“Household debt has eased marginally and the current holding pattern on interest rates may be giving Canadians a sense of optimism about their finances. Still, the fact remains many are drowning in debt and most don’t have a clear path to repayment,” says Bazian, pointing to evidence from the research showing many may intend to take on more credit to make ends meet over the next year.

Just about half (47%) of Canadians say they don’t think they will be able to cover all their living and family expenses for the next 12 months without going further into debt, a 2-point increase since June. Furthermore, just under half (48%) are confident they won’t have any debt in retirement, a three-point drop.

“It seems many have resigned themselves to owing money for life. Interest rates may remain stable for now but that is a cold comfort to those already struggling to make their debt payments at the current rate,” says Bazian.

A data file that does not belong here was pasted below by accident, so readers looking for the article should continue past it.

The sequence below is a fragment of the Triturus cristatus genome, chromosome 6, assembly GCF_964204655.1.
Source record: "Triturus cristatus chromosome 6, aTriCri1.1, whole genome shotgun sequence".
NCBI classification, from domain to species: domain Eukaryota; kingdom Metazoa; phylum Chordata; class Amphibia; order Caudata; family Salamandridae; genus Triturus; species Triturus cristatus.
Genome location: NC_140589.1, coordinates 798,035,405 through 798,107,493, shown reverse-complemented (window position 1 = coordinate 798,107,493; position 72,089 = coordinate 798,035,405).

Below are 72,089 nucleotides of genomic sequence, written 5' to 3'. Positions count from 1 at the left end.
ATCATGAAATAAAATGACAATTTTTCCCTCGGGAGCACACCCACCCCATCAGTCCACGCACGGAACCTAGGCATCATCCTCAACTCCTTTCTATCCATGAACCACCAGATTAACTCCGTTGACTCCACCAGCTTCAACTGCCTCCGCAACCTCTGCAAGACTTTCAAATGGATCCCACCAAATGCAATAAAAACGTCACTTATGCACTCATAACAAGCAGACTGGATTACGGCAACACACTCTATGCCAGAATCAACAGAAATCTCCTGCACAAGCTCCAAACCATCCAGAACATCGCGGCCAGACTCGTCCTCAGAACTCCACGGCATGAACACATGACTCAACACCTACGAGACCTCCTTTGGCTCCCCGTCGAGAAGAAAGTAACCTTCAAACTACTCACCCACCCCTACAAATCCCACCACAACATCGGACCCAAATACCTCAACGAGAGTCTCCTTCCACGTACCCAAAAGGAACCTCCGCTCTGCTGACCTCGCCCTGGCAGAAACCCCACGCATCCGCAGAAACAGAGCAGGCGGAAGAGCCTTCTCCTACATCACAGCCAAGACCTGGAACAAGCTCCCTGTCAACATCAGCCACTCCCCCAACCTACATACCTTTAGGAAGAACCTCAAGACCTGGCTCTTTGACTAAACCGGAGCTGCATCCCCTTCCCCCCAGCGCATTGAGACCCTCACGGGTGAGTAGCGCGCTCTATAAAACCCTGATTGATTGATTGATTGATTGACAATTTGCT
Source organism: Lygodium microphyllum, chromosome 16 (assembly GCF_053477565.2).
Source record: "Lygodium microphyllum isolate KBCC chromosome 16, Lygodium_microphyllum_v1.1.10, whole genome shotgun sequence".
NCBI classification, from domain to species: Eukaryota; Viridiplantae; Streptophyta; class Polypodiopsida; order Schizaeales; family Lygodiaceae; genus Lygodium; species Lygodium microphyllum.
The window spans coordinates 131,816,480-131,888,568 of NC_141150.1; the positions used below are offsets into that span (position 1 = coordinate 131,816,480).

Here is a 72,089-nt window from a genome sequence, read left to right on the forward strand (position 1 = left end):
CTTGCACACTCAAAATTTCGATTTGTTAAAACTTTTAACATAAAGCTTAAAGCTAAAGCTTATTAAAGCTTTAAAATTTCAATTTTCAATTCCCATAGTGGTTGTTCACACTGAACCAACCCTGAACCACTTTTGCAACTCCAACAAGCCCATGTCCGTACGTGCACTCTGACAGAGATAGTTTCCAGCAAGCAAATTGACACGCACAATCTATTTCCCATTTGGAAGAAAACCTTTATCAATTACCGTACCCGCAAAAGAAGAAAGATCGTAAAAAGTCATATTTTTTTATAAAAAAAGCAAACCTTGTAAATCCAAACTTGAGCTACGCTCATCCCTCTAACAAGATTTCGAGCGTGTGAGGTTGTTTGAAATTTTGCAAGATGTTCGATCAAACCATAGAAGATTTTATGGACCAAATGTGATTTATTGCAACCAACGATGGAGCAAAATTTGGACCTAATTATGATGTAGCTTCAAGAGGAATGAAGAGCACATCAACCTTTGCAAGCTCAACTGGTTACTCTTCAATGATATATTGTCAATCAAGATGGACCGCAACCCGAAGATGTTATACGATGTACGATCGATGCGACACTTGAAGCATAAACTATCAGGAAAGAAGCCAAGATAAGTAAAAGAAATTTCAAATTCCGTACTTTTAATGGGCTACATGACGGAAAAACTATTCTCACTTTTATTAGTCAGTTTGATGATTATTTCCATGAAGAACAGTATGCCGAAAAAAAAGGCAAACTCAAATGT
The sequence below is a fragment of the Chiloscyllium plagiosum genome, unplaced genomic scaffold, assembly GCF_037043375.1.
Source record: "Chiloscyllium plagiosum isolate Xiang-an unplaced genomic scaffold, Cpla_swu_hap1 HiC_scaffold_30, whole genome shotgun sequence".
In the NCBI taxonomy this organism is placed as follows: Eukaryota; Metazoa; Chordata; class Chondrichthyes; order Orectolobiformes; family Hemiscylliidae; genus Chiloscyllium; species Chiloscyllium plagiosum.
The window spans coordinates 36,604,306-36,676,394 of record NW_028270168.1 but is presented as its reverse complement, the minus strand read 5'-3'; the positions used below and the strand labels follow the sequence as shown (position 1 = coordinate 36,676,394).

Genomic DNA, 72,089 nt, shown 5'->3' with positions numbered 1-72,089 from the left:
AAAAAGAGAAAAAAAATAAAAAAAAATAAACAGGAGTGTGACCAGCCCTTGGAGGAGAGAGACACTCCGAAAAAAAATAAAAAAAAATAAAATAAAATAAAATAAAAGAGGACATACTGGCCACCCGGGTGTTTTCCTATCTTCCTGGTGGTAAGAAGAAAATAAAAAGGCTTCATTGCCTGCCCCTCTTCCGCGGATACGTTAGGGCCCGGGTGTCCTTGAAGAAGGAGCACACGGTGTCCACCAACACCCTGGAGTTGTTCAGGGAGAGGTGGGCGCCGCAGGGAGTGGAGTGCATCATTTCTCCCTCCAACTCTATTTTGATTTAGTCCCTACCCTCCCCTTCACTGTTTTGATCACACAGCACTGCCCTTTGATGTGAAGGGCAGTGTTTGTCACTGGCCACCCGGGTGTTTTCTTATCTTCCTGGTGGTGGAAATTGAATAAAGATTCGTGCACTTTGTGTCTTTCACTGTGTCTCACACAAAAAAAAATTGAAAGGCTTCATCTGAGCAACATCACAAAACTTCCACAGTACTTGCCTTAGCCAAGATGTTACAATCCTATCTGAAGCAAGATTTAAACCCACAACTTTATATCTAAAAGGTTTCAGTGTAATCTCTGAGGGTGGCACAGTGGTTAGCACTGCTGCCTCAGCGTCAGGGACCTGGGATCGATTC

A large portion of Canadians (47%) are concerned about how rising interest rates will impact their financial situation, down two points since June. Forty-five percent agree if interest rates go up much more, they are afraid they will be in financial trouble (-4 pts). Finally, a third (34%) are still concerned rising interest rates could move them towards bankruptcy (-2 pts).

“Whether you're saddled with credit card debt, line of credit, a mortgage, a car loan or all of the above, now is the time to be paying it down. If you feel like your debt is out of control, get professional help to help design a debt relief strategy. Beyond taking on more debt to deal with debt, the single biggest mistake people make is waiting too long to seek help,” says Bazian.